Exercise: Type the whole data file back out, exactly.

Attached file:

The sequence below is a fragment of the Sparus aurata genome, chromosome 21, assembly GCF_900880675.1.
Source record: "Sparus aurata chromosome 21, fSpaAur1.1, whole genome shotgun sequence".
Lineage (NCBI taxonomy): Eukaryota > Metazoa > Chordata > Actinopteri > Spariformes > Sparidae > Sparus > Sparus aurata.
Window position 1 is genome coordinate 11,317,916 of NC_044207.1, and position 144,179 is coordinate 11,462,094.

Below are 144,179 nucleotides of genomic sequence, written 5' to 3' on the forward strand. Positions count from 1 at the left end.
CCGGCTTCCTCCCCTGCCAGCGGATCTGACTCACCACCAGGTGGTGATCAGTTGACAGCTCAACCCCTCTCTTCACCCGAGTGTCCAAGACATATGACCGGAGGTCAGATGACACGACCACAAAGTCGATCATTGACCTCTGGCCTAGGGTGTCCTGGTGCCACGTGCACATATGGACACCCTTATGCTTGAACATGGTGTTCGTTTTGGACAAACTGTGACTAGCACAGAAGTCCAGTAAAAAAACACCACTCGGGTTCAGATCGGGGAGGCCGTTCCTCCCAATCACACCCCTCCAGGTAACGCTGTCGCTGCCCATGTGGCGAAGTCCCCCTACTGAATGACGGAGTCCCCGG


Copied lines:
The sequence below is a fragment of the Sparus aurata genome, chromosome 21, assembly GCF_900880675.1.
Source record: "Sparus aurata chromosome 21, fSpaAur1.1, whole genome shotgun sequence".
Lineage (NCBI taxonomy): Eukaryota > Metazoa > Chordata > Actinopteri > Spariformes > Sparidae > Sparus > Sparus aurata.
Window position 1 is genome coordinate 11,317,916 of NC_044207.1, and position 144,179 is coordinate 11,462,094.

Below are 144,179 nucleotides of genomic sequence, written 5' to 3' on the forward strand. Positions count from 1 at the left end.
CCGGCTTCCTCCCCTGCCAGCGGATCTGACTCACCACCAGGTGGTGATCAGTTGACAGCTCAACCCCTCTCTTCACCCGAGTGTCCAAGACATATGACCGGAGGTCAGATGACACGACCACAAAGTCGATCATTGACCTCTGGCCTAGGGTGTCCTGGTGCCACGTGCACATATGGACACCCTTATGCTTGAACATGGTGTTCGTTTTGGACAAACTGTGACTAGCACAGAAGTCCAGTAAAAAAACACCACTCGGGTTCAGATCGGGGAGGCCGTTCCTCCCAATCACACCCCTCCAGGTAACGCTGTCGCTGCCCATGTGGCGAAGTCCCCCTACTGAATGACGGAGTCCCCGG